Saving energy, creating jobs March 20 article
Like county, we too can cut waste
Kudos to Assistant County Administrator Dan Johnson (and Times staff writer Lee Logan) in providing such a positive article on how our government is implementing ways in which it can save taxpayers' money simply by re-evaluating the way it conducts its business.
We hear so many negative stories about life in general, and especially how our government wastes so many resources, that it's encouraging to know we have such proactive people leading our local government. If only all governments and its citizens followed, we would all be better off.
My wife and I recently took measures to reduce our impact on society as well, by simply changing our light bulbs, turning down our water heater, and having our duct system checked for leaks (aided by Progress Energy's incentives to check duct systems), along with recycling our accepted waste. We can all do our part and, if so and together, can provide a significant impact on society and our future.
Christian Kievit, New Port Richey
Nuclear plant next door is no big worry | March 20 Dan DeWitt column
Nuclear plants' safety in doubt
How nice that Dan DeWitt thinks that a nuclear power plant next door is no big worry. I find his arguments unconvincing and something of an apology for the power companies.
Nuclear power plants are an accident waiting to happen. There is nothing reassuring about the fact that the plant in Crystal River is 34 years old. It is aging and subject to failure as is evidenced by it being offline for the past two years. They cannot get it right to fix that reactor and should shut it down permanently.
The engineers always think that they have thought of every eventuality until Mother Nature throws them a curve. Then they all wring their collective hands and say it was an "act of God" and they could not possibly be responsible for it. Oh yeah, we'll never get an earthquake here. We'll never get a tsunami here. How on Earth can they guarantee that? The "No-Name Storm" wreaked havoc here in 1993, and that was not predicted. All of our county officials and utilities were scrambling around not knowing what to do next. I have little faith in their efficiency in a worse disaster.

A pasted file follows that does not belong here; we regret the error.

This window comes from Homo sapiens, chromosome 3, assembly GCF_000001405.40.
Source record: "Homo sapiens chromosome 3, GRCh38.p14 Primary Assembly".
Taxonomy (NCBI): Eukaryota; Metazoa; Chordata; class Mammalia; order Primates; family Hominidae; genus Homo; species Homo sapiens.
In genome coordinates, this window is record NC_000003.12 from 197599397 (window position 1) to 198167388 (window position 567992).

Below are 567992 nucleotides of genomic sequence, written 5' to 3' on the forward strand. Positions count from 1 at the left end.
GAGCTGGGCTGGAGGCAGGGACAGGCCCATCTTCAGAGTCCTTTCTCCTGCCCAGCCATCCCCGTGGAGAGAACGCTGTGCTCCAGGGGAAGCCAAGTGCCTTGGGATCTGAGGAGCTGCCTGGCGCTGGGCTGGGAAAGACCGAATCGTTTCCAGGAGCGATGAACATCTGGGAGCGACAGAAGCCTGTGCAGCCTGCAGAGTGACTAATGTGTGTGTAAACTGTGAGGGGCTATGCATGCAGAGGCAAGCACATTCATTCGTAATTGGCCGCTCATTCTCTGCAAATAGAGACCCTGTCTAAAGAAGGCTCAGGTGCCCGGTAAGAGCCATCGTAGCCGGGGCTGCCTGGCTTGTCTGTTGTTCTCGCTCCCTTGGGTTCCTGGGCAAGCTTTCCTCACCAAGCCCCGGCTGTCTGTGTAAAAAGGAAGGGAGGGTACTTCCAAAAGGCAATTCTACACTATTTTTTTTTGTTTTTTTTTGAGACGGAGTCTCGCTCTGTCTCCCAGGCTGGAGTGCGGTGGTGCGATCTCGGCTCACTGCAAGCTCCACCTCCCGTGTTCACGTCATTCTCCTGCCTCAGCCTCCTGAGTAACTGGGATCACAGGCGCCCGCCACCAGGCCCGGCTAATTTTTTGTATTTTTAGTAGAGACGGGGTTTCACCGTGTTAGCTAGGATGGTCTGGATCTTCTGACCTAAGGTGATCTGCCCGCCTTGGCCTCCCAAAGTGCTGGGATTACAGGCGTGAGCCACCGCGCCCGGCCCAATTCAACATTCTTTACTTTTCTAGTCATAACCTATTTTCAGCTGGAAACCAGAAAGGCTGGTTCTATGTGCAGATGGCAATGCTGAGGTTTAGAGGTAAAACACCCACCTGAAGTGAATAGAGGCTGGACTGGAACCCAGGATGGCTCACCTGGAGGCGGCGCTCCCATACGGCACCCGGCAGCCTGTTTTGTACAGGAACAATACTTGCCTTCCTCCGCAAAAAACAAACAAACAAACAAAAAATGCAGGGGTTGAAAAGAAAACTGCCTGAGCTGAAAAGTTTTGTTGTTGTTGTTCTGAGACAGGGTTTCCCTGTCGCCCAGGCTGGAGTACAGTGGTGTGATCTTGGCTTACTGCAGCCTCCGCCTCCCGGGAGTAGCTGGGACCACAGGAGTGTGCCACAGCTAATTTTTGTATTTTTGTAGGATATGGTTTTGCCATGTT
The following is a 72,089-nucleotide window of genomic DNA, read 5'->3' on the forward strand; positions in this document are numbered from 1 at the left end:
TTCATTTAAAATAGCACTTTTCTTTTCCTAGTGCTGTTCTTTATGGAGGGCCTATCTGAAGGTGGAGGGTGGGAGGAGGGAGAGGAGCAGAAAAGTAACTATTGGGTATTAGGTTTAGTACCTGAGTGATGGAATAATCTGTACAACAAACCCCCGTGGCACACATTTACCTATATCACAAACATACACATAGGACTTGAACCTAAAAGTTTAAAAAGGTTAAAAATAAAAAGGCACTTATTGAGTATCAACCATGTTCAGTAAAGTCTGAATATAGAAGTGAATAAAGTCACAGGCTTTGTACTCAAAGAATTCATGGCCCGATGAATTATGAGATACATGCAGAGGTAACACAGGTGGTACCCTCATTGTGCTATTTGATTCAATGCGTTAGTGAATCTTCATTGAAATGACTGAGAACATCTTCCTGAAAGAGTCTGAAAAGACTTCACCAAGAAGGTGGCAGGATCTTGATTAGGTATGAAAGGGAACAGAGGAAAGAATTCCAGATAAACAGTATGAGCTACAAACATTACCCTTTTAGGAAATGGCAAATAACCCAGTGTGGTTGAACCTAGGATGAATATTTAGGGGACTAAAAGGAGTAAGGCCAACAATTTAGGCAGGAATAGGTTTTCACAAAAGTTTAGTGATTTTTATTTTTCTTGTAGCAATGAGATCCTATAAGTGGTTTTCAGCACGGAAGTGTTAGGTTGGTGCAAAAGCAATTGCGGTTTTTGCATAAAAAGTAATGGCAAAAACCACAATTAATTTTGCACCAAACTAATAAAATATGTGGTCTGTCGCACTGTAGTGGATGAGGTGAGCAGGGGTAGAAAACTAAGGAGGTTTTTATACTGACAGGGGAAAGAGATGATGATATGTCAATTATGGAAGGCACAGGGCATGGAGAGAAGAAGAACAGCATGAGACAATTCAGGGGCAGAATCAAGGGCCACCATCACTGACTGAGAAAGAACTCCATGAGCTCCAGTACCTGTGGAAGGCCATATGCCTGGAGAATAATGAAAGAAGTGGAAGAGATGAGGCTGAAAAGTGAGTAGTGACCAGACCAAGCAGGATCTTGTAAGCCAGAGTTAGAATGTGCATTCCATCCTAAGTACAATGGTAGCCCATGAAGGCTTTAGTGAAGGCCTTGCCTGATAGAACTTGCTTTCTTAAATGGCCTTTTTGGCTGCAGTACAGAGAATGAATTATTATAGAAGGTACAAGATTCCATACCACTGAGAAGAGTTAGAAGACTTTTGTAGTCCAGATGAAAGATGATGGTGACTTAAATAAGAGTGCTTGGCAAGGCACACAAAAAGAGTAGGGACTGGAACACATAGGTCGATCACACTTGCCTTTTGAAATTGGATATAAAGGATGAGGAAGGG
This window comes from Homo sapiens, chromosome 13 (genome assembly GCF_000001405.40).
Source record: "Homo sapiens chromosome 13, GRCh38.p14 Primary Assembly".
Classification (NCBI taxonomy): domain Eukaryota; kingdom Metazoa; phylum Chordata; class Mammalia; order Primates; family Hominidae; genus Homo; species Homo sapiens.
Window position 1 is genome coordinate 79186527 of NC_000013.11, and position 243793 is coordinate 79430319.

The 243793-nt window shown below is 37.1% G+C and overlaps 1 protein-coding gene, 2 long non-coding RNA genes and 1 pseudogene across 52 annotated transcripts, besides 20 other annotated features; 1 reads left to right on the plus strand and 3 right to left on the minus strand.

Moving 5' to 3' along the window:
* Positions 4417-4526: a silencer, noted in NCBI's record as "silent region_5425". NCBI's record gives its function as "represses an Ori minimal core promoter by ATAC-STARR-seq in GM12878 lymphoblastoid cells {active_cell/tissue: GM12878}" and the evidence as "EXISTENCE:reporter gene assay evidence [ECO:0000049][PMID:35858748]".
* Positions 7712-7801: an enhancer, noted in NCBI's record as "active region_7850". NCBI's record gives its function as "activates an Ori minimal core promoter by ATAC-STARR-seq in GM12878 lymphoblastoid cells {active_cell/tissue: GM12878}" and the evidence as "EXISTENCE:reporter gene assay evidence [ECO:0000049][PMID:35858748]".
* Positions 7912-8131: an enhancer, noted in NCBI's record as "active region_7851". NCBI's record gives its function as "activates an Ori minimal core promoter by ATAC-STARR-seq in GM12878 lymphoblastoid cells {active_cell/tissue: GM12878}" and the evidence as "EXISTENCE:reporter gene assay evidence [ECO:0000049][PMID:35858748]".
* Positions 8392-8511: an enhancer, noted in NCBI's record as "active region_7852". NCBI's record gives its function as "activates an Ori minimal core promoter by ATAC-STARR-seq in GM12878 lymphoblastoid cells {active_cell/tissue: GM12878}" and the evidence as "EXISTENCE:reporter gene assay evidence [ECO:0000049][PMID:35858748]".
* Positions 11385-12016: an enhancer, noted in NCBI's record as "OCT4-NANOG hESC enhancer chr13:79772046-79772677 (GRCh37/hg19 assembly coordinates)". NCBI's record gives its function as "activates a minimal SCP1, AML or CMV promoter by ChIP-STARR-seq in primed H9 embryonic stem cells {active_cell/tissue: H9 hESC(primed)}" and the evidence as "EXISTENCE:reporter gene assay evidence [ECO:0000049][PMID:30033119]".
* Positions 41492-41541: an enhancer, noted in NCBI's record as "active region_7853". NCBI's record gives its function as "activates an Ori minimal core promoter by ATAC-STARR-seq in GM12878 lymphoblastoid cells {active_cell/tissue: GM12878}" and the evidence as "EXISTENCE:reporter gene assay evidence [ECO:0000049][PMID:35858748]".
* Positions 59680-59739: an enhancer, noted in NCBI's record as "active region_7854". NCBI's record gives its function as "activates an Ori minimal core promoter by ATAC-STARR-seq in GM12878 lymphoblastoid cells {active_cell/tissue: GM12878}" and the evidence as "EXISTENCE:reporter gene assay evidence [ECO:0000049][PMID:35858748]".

If we had no alternatives to nuclear power plants, I would say that they were a necessary evil. There are so many different alternatives such as natural gas (of which we have more than any other country in the world); hydroelectric (which is not used at all in Florida to my knowledge, though we have lots of rivers); solar; geothermal; wind farms, etc.
Why the nuclear plants? It seems that the big power companies see them as some kind of status symbol. Progress Energy even has convinced our state legislators to allow them to charge customers to build a new nuclear power plant in Levy County and then raise their rates. What a world we live in.
The situation in Japan now proves that the nuclear engineers don't have a clue as to treating the meltdowns going on.
I am worried about the plant in Crystal River. I live further away than Dan DeWitt, but am worried nonetheless. The plant should be dismantled and the new one proposed be canceled. Then we can work on the other 103 nuclear plants in the country and close them all.
Lewis Corvene, Hudson
Krewe of Chasco offends Indians